Helping Your Child Make & Keep Good Friends | Here’s How

Adesua Iyoyojie 

When i heard my son tell another child, “Waka, God punish you!”, I almost jumped out of my skin. I asked him where he learnt it, he told me a child in the neighborhood said it to someone else.

Another time, they went to a close neigbourhood, entered a compound, played with and spoilt their tap. It was very embarrassing when the owners came knocking. I had to cut off that friendship, it was just the right thing to do.

There are friends our kids make that change them for the good or worse, we can help them choose the kind of friends they make.

Some parents are oblivious of the kind of friends their child kees until it gets out of hand, and the child ends up in serious trouble like jail.

From infancy to adolescent, we can monitor the friends they keep and even help them nurture their social skills and then progress to helping them make and keep good friends.

READ ALSO: 8 Controversial Scientific Discoveries About An ‘Only Child’

Here are ways you can achieve that:

1. Encourage your child to say hello or greet.
When they go to a place they have never been to, encourage them to always greet or say hello to people they see.

2. When your child begins to talk about a particular child or mention one name pay keen attention. Ask questions like; Where does he or she lives? Why do you want to be their friend? Have you been to their house, their class . . . Ask questions about everything.

3. Give your child plenty of opportunities to mix with other children.

Such as Sunday school , car sharing, school trips and holidays, family get-togethers, scouts, sports and especially doing any activities which encourage their talents.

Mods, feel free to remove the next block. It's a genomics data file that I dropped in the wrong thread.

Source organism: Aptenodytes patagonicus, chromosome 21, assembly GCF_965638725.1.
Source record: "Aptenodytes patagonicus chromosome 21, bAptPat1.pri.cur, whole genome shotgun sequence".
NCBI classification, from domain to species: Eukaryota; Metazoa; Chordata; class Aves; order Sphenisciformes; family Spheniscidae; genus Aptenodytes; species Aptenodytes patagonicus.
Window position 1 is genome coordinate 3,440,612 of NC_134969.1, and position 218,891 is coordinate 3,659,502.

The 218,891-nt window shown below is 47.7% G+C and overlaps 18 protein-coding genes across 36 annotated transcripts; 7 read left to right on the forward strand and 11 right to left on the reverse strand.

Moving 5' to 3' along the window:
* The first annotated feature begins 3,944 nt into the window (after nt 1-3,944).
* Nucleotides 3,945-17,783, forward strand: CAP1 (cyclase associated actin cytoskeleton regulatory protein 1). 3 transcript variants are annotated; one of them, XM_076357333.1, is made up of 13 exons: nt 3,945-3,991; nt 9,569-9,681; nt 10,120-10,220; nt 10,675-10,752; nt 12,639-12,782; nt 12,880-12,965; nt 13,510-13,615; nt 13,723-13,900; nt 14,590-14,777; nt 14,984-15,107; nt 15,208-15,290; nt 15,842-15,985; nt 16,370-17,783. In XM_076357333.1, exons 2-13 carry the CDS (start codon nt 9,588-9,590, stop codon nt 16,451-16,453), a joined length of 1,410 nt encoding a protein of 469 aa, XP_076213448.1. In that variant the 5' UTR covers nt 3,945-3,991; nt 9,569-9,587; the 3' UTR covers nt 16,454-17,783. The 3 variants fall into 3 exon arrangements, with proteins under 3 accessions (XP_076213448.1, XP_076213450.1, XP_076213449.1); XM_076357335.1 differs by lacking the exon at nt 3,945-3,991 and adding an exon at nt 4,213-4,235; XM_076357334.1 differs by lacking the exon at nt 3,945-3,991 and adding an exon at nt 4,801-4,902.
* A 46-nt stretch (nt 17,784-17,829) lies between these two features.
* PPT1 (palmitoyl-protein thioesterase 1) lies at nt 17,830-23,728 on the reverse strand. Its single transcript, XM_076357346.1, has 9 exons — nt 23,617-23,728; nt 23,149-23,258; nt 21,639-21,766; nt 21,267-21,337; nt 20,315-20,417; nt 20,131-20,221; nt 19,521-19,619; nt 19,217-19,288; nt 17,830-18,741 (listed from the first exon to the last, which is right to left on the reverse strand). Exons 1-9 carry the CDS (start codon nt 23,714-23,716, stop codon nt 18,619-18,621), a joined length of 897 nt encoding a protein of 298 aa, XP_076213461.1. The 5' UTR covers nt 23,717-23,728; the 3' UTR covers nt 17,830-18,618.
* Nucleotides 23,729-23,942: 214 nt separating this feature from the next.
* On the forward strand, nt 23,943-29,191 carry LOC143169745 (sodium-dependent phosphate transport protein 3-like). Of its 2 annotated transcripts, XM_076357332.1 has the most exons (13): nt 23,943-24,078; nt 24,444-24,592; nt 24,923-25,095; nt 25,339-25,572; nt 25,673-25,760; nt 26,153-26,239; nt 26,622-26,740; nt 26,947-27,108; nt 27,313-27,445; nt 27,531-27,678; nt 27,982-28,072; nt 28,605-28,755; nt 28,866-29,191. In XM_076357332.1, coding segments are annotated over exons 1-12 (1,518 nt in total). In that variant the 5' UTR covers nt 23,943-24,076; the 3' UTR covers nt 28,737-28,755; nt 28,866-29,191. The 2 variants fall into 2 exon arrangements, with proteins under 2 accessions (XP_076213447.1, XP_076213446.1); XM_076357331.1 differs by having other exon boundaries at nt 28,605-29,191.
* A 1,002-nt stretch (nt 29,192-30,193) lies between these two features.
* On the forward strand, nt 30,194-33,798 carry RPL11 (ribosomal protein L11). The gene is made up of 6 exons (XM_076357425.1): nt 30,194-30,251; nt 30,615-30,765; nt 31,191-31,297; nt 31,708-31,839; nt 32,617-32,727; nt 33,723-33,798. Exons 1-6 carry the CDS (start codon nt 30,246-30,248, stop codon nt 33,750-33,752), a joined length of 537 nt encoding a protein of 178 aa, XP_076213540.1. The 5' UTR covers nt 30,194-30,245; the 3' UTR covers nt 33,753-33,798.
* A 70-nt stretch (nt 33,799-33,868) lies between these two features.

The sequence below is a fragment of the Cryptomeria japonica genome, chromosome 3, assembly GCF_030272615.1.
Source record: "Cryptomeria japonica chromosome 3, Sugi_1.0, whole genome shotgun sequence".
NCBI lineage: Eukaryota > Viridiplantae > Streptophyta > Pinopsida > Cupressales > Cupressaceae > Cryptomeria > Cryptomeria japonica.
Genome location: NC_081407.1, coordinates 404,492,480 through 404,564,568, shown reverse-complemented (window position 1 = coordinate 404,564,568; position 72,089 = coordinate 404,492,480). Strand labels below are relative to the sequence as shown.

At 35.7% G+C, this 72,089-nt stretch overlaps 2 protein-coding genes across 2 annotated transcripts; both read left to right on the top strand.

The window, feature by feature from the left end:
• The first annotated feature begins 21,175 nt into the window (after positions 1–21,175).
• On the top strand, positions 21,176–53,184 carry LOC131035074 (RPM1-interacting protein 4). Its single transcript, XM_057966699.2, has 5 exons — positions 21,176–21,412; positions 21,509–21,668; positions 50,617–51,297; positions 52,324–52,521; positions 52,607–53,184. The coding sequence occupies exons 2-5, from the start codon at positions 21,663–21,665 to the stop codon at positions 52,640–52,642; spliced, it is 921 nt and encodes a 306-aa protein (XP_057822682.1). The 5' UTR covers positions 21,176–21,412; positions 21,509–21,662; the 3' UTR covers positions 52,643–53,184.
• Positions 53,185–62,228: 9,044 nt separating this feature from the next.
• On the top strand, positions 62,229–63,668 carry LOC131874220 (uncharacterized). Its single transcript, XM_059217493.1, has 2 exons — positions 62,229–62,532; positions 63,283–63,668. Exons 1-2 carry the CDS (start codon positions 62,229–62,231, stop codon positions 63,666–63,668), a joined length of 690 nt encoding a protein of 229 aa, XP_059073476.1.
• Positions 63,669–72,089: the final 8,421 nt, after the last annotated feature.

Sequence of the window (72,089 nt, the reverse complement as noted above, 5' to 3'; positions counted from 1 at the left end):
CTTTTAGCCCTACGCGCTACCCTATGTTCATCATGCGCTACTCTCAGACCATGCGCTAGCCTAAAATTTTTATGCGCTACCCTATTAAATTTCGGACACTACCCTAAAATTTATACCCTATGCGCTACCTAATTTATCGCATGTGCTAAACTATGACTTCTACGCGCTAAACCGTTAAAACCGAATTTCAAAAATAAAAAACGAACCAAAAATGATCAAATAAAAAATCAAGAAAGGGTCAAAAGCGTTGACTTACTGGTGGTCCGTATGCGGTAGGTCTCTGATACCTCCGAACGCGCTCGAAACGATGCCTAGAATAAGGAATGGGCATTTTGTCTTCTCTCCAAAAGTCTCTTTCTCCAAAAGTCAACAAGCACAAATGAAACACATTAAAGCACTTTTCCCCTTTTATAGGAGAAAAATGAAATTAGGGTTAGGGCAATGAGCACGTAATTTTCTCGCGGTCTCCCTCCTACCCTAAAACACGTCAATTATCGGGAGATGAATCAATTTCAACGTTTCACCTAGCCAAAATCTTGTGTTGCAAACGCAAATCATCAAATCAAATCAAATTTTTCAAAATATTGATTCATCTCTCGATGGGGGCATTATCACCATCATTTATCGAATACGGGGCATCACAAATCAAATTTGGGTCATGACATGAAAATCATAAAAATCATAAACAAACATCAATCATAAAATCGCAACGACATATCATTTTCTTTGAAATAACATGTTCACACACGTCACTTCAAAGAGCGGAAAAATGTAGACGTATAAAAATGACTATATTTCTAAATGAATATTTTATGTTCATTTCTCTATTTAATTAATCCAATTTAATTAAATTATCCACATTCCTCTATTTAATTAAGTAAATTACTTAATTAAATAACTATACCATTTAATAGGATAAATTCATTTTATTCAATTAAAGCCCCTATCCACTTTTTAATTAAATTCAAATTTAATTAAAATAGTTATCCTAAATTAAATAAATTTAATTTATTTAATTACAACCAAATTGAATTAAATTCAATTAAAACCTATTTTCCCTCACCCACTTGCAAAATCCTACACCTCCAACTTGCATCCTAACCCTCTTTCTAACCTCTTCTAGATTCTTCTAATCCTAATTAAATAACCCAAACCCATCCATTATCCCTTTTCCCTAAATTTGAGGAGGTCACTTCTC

4. When you spend time with your child, ‘model’ good social skills.

Such as learning how to talk respectfully, lose gracefully (sportsmanship) and handle stress. It helps them deal their friends.

5. Notice all the things they do that are friendly.

My son loves to give out his toys, that is one way to show he likes you as a friend.

Notice when they have good manners, like: share, take turns, wait, ask rather than demand, cooperate, accept someone else’s ideas, are kind or helpful, are patient, compliment others, express enjoyment, are empathetic or solve a problem. Each time they display a friendly behaviour tell them that you noticed it. Be particularly observant when they show consideration of someone else’s feelings or point of view.

READ ALSO: 15 Keys to Boost Your Child’s Self-Confidence (Part One)

6. Have a discussion with your child about ‘What makes a good friend?’

Whenever my son has a fight with his friend, he goes back to collect all the toys he gave them.
I told him that doesn’t make him a good friend .

It is good we encourage them to assist their friends when they can, in school or home.
That is what friendship is about to be there for one another.

7. Teach your child how to say nice things to other children.

Particularly talk about how to start up a conversation, or give a compliment when another child is doing well in a game. Help them to smile –it is a really important skill. And to say when they are having fun.

8. Discuss social skills

Ask your child what they would do when they want to start a conversation with another child. You could come up with a whole list of possible scenarios and work out the consequences of trying each one. Or you could do some role play and ask your child if they want you to be themselves or the other child.